High post treatment pain in Head and Neck Cancer have a lower survival rate
Posted Aug 17 2009 10:56pm
One thing I learned through my cancer journey was to respect pain. It is there to tell us something, whether we want to hear it or not.
Patients with head and neck cancer who experience a higher level of post-treatment pain appear to have a lower survival rate than those who experience little or no post-treatment pain, according to a report in the August issue of Archives of Otolaryngology–Head & Neck Surgery.
Joseph Scharpf, M.D., and colleagues at the University of Iowa, Iowa City, examined results from 339 patients who participated in the Department of Otolaryngology’s Outcomes Assessment Project, conducted between 1998 and 2001. Participants provided information about their health and quality of life at diagnosis and three, six, nine and 12 months later. Participants also rated their post-treatment pain at follow-up.
“Pain was associated with age, general physical and mental health conditions, depressive symptoms, survival rate and recurrence within the first year,” the authors note. “The five-year survival rate was 81.8 percent for patients with low post-treatment pain and 65.1 percent for those with high pain. Post-treatment pain and tumor site were independent predictors of recurrence. Pain level, age and treatment modality were independent predictors of five-year survival.”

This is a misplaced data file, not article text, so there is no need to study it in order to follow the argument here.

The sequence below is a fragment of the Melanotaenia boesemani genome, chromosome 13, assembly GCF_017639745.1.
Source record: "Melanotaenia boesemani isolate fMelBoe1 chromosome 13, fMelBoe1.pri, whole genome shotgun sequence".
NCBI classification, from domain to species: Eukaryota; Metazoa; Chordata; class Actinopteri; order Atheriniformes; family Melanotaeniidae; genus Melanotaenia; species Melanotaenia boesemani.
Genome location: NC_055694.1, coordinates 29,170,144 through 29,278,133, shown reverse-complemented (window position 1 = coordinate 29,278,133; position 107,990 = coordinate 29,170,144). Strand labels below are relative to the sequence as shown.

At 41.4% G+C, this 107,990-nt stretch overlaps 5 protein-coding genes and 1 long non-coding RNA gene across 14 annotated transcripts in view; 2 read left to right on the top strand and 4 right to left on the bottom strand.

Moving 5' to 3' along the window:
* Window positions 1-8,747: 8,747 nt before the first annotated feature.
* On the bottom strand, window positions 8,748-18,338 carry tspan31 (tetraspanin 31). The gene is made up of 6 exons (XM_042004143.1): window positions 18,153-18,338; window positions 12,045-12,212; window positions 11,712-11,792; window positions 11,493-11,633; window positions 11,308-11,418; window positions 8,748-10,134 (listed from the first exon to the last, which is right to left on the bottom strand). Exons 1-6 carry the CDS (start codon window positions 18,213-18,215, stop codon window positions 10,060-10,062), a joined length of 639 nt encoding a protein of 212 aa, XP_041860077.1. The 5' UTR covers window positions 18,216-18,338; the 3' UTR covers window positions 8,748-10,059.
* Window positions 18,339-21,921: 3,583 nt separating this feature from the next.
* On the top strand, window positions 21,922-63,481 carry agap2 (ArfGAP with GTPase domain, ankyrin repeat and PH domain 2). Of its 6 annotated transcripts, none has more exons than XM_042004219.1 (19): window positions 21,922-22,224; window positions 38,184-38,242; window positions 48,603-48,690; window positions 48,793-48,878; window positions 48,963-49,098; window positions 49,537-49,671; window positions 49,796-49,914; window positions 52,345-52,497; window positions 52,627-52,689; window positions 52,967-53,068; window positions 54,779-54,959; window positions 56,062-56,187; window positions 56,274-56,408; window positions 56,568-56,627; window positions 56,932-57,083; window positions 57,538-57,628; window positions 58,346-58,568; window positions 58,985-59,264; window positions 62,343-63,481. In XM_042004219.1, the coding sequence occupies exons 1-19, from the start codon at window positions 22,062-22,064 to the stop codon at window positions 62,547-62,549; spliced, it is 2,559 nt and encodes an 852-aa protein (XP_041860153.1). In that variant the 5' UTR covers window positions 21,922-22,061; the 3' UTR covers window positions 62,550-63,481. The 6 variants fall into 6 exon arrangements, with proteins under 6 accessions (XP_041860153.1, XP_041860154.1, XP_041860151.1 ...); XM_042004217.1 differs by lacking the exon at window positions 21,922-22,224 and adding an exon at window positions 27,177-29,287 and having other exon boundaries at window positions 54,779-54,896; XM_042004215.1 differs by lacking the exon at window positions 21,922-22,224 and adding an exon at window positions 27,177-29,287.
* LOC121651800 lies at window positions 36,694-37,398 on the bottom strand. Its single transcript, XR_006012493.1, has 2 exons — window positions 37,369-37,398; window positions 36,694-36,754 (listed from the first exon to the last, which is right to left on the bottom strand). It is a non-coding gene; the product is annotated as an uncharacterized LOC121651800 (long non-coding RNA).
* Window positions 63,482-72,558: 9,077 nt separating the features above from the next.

“The prevalence of post-treatment pain within the first year after diagnosis of head and neck cancer suggests that physicians are not adequately addressing this issue, even though pain is associated with health-related quality of life and recurrent disease,” the authors conclude. “Appropriate monitoring can be accomplished through the routine collection of pain as the fifth vital sign. Proper treatment, including an initial workup for recurrent disease, should be provided using a comprehensive, multidisciplinary approach.”
( Arch Otolaryngol Head Neck Surg. 2009;135:789-794.)